Determinants of women's uptake of new barrier methods for HIV prevention in urban South Africa


Terris-Prestholt, Fern; (2010) Determinants of women's uptake of new barrier methods for HIV prevention in urban South Africa. PhD thesis, London School of Hygiene & Tropical Medicine. DOI: 10.17037/PUBS.00768497

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Abstract

Although there have been recent advances in HIV treatment, women still do not have a means to protect themselves from sexual transmission of HIV discreetly. Microbicides are products that would be applied vaginally to prevent HIV acquisition. Several microbicide products are being tested for their effectiveness in preventing HIV, and further studies of cervical barriers, such as the diaphragm, are planned. If found effective introduction and distribution systems need to be developed quickly to ensure women can access products and introduce them into their relationships. This study looks at determinants of women's demand for different barrier methods for HIV prevention to learn lessons for the introduction of new technologies such as microbicides and the diaphragm. A discrete choice experiment (DCE) was undertaken to identify critical factors to women's uptake of products. An iterative approach to the development of the DCE tool was taken. Qualitative group and individual interviews with women generated a wide range of potential factors influential to demand. An attribute identification workshop was introduced as a systematic method to reduce these attributes to the most important factors and identify the best way to represent them in the survey; this included the presentation of product effectiveness by the risk of HIV acquisition and becoming pregnant. During this workshop, women were given individual worksheets on which to rank the importance of the different attributes and levels in their decision to introduce, use and collect products. This provided individual responses in a group interview setting, which generated quantitative ranks on importance of attributes and their levels. Subsequently, a representative community survey was conducted among 1017 women in three Johannesburg townships. Women were asked questions about their socio-demographic backgrounds, their reproductive health histories and their preferences for different barrier methods and their distribution and promotion were elicited by a DCE. This study showed the usefulness of the attribute identification workshop in providing a structured framework for using women's attribute and level rankings to identify the importance of attributes generated in qualitative interviews and reduce these into a feasible and comprehensible DCE instrument. The analysis of women's preferences showed that there was a strong interest in the new barrier methods, microbicides in particular. The level of HIV effectiveness was very important in women's choices and will have an important impact on product uptake. Additionally, women who were successful in using condoms were predicted to have lower uptake of new products. Preferences for different distribution channels and ways of collecting product or advertising messages did not vary between products. However there was diversity in women's preferences for advertising messages, in particular in their valuation of promoting products for enhanced sexual pleasure, where employed women rated it positively. This study shows that women are very capable of using hierarchical messages about HIV effectiveness to make informed choices about how to best protect themselves from HIV in their situations. The different barrier methods can be distributed through similar distribution systems, but having a range of advertising strategies is likely to increase uptake of products by widening their appeal across different groups of women.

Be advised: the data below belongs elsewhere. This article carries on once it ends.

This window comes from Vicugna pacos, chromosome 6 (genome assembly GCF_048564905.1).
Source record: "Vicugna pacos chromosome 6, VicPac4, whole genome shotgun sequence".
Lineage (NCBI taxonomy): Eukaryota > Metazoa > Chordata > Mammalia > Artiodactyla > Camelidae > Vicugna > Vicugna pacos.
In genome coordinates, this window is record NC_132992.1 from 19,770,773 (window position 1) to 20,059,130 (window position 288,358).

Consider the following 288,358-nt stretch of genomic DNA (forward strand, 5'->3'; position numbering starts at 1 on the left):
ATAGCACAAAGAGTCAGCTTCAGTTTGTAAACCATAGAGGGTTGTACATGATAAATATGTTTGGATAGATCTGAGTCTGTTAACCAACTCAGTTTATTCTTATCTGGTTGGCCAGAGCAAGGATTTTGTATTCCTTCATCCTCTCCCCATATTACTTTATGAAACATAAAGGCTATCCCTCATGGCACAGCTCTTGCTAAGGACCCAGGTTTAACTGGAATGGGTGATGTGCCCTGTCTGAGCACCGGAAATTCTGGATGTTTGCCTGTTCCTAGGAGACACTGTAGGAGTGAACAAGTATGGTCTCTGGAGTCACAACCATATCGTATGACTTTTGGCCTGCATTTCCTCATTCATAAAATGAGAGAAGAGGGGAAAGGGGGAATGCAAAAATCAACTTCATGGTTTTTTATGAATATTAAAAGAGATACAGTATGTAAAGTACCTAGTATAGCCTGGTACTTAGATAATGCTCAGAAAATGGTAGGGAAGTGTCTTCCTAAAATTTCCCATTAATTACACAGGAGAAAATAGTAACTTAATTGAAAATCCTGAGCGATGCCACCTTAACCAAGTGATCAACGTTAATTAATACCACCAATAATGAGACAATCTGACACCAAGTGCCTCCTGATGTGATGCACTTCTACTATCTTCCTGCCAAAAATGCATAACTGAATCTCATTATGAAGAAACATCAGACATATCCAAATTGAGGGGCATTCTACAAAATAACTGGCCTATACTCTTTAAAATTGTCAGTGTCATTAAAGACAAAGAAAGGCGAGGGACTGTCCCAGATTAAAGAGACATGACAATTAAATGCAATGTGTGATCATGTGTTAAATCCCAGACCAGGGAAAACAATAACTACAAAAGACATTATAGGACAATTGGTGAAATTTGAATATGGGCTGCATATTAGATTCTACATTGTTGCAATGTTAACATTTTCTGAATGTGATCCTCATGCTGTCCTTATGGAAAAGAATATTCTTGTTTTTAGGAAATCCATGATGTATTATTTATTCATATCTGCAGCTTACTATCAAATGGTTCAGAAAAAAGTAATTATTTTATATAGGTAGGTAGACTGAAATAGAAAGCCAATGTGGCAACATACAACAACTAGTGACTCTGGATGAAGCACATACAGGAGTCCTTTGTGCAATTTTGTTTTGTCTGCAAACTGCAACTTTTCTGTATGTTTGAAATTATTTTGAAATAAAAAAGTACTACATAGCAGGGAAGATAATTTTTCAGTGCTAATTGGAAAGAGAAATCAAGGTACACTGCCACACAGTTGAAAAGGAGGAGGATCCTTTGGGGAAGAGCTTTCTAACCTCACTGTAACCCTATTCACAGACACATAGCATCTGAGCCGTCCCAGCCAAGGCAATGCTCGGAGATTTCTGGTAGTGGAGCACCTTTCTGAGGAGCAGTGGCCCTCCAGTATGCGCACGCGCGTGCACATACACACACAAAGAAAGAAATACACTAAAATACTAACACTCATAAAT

Item Type: Thesis
Thesis Type: Doctoral
Thesis Name: PhD
Contributors: Hanson, K (Thesis advisor);
Additional Information: Health Policy Unit (2010) uk.bl.ethos.536812
Faculty and Department: Faculty of Public Health and Policy
URI: http://researchonline.lshtm.ac.uk/id/eprint/768497

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